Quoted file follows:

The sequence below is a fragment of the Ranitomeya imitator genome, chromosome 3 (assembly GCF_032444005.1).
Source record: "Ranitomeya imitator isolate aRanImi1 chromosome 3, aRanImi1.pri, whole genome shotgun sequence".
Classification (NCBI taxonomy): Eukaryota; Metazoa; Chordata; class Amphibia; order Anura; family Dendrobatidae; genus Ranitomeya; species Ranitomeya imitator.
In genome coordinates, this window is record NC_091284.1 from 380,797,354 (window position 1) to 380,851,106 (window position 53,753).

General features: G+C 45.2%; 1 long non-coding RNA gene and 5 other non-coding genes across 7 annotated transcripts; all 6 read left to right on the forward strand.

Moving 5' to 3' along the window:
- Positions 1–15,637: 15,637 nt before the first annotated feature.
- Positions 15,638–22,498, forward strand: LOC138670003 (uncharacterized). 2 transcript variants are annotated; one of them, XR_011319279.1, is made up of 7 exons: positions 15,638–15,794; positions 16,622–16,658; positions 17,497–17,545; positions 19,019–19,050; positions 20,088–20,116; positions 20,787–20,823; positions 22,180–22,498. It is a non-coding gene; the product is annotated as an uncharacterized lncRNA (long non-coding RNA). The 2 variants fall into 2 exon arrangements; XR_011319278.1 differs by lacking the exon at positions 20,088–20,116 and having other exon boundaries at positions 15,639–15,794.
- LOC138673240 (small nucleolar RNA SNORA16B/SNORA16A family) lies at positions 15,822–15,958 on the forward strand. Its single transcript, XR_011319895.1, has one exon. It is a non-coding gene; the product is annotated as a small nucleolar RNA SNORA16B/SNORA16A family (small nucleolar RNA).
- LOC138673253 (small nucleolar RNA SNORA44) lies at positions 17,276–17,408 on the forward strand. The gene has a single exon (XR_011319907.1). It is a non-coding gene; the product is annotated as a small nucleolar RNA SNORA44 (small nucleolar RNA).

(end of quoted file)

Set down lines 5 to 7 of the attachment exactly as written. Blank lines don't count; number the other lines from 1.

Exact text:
General features: G+C 45.2%; 1 long non-coding RNA gene and 5 other non-coding genes across 7 annotated transcripts; all 6 read left to right on the forward strand.

Moving 5' to 3' along the window:
- Positions 1–15,637: 15,637 nt before the first annotated feature.